St Marks Square

The St. Mark's Square (Piazza San Marco), which was called "the drawing room of the world" by Musset, has been the centre of the religious and social life in the Venetian republic for almost one millennium. Located here are St. Mark's Basilica (Basilica San Marco), the Doge's Palace (Palazzo Ducale) and the Bell tower (Campanile), the most famous sights of Venice.

The architectural design of St. Mark's Square to a great extent was determined by the St. Mark's Basilica, which adjoins the Doge's Palace at the west side of the place.

The magnificent St. Mark's Basilica is probably the most well known building in the heart of Venice. The original church was built in 829-836 as a timber construction and consecrated to the Evangelist Mark. In 976 however it became a victim of flames. From 1043 to 1071, in the same place, the present Basilica with the ground plan of a Greek cross was erected. The Byzantine building with its 5 domes was consecrated in 1094. However, it took many centuries for the marvellous decoration of its façade and interior, with precious mural paintings and mosaics on golden ground, to be completed.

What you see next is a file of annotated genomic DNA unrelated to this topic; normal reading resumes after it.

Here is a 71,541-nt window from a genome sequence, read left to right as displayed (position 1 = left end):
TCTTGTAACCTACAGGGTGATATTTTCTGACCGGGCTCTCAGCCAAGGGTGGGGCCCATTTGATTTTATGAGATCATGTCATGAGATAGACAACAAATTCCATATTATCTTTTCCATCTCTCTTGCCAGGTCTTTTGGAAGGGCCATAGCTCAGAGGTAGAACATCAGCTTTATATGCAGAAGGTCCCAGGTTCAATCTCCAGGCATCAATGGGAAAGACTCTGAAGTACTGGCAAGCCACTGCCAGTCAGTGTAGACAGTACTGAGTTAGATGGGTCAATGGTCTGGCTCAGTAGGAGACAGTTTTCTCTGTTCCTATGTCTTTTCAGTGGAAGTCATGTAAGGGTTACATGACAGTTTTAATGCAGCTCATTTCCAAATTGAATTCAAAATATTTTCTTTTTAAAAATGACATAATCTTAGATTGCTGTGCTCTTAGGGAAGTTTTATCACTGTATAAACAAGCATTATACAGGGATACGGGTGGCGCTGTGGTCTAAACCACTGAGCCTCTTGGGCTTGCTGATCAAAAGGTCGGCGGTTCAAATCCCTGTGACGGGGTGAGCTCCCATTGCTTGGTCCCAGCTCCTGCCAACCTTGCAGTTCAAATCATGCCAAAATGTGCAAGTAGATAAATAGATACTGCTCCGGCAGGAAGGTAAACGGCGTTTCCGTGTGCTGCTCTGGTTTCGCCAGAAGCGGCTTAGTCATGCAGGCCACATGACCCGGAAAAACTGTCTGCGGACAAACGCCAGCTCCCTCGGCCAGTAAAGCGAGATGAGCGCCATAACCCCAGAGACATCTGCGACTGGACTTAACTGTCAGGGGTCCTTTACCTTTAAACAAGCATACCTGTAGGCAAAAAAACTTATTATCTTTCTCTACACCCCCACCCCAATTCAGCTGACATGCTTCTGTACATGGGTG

The splendid facade likewise was destined to serve as an altar, in order to give the people the opportunity to participate in religious ceremonies from the St. Mark's Square in a dignified setting.
St Marks Square, Venice. Italy 2005
Stephen Mc Donald